This is one of the most frequently asked questions, and the answer is “yes” and “no”. The U.S. Department of Justice says”Neither the United States Code nor the Federal Rules of Evidence have a specific provision concerning the admissibility of polygraph examination results.”

supreme courtAlthough the general rule has for many years been that lie detector tests are not admissible as evidence, it has been ruled “that polygraph results are admissible (1) when the parties stipulate to admissibility in advance of the test; or (2) when the polygraph results are used to impeach or corroborate the testimony of a witness. In the latter circumstance, the party seeking to introduce the polygraph results must provide adequate notice to the opposing party; the opposing party must be given adequate opportunity to have its own polygraph expert administer a test covering substantially the same questions; and the evidence must be admissible under the rules governing corroboration or impeachment.”

Specifically in Ohio, State v. Souel (1978), 53 Ohio St. 2d 123 — Syllabus: “The results of a polygraphic examination are admissible in evidence in a criminal trial for purposes of corroboration or impeachment, provided that the following conditions are observed:”

(1) The prosecuting attorney, defendant and his counsel must sign a written stipulation providing for defendant’s submission to the test and for the subsequent admission at trial of the graphs and the examiner’s opinion thereon on behalf of either defendant or the state.”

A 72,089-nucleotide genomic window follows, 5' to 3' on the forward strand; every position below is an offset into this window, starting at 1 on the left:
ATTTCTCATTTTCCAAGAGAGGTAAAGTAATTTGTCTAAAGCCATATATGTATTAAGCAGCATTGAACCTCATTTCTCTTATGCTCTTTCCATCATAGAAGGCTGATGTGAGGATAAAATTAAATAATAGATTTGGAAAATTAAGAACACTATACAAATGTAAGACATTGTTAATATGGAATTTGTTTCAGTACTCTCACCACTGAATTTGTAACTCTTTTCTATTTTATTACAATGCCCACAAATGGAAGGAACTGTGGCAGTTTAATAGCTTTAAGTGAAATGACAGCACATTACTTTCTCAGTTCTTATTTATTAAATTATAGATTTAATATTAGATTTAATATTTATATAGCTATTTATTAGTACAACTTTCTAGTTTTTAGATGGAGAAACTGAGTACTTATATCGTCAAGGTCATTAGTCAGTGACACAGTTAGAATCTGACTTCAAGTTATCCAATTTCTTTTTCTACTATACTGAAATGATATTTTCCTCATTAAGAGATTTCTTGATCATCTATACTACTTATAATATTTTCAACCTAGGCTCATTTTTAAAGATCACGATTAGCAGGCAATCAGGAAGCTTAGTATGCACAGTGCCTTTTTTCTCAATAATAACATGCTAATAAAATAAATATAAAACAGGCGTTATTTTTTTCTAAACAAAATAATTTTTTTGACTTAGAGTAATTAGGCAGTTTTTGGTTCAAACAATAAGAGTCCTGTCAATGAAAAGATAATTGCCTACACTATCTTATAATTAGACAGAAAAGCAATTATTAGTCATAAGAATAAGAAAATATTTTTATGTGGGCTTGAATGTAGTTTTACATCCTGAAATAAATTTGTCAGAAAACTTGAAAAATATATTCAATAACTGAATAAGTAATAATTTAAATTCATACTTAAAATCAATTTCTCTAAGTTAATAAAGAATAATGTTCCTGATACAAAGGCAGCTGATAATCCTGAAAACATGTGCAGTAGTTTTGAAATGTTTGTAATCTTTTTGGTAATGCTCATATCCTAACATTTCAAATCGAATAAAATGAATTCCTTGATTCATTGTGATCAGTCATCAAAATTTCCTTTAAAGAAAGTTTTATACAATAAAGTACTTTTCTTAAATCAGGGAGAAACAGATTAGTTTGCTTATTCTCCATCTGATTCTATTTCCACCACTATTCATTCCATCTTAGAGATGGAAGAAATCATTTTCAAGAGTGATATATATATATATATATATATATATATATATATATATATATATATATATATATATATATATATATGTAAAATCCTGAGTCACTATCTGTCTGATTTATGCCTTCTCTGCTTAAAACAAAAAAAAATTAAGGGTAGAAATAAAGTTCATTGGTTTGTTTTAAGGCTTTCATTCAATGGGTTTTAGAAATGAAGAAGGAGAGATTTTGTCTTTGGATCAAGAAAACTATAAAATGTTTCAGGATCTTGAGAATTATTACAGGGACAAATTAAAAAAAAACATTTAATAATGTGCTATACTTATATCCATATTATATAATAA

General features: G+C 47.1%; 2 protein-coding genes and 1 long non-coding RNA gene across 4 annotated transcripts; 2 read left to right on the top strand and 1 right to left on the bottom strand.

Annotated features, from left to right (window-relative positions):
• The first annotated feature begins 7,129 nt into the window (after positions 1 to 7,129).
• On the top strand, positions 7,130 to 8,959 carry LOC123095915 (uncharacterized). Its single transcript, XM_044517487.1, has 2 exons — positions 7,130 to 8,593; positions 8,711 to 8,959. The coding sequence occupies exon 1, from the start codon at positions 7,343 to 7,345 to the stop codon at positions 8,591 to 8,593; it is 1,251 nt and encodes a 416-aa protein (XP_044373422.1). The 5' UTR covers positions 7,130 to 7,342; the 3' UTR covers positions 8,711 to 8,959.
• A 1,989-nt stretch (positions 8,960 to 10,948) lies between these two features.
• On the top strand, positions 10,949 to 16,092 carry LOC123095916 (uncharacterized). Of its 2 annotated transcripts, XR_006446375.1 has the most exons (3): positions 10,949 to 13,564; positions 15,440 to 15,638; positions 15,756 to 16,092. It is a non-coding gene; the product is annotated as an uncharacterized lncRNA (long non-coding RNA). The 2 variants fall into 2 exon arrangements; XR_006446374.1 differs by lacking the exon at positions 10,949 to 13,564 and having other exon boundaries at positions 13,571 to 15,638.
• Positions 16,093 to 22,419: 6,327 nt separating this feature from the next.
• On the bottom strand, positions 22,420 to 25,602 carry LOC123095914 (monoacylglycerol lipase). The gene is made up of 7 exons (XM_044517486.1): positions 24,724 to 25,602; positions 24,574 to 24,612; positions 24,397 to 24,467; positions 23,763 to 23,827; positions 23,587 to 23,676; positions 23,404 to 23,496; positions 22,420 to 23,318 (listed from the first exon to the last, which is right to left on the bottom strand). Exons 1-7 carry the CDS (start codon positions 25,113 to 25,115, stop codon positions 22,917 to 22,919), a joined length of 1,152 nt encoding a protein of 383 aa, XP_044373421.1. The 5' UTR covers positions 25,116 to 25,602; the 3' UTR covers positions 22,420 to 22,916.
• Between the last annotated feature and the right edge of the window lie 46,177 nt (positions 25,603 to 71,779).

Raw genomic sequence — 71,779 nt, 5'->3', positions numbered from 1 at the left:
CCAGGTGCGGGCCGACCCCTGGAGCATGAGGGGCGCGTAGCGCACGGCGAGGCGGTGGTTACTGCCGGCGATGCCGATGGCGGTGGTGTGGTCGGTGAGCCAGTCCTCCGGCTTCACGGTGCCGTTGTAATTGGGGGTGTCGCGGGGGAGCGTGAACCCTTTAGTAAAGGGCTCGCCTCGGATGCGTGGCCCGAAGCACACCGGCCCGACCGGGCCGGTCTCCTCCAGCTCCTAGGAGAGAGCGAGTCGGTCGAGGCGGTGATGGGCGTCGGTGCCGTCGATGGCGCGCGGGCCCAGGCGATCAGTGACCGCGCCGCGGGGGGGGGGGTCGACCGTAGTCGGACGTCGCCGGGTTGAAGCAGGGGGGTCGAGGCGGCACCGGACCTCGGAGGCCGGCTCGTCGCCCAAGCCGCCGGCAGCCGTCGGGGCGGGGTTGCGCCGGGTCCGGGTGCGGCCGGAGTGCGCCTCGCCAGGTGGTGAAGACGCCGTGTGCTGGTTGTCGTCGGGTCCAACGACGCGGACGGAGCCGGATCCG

(2) Notwithstanding the stipulation, the admissibility of the test results is subject to the discretion of the trial judge, and if the trial judge is not convinced that the examiner is qualified or that the test was conducted under proper conditions he may refuse to accept such evidence.”

(3) If the graphs and examiner’s opinion are offered in evidence the opposing party shall have the right to cross-examine the examiner respecting: “(a) the examiner’s qualifications and training; “(b) the conditions under which the test was administered; “(c) the limitations and possibilities for error in the technique of polygraphic interrogation; and “(d) at the discretion of the trial judge, any other matter deemed pertinent to the inquiry. ”

(4) If such evidence is admitted the trial judge should instruct the jury to the effect that the examiner’s testimony does not tend to prove or disprove any element of the crime with which a defendant is charged, and that it is for the jurors to determine what weight and effect such testimony should be given.”

So, ultimately, the court does have the discretion to decide on the admissibility of polygraph tests in specific instances, but they are not generally allowed under current rules of evidence.

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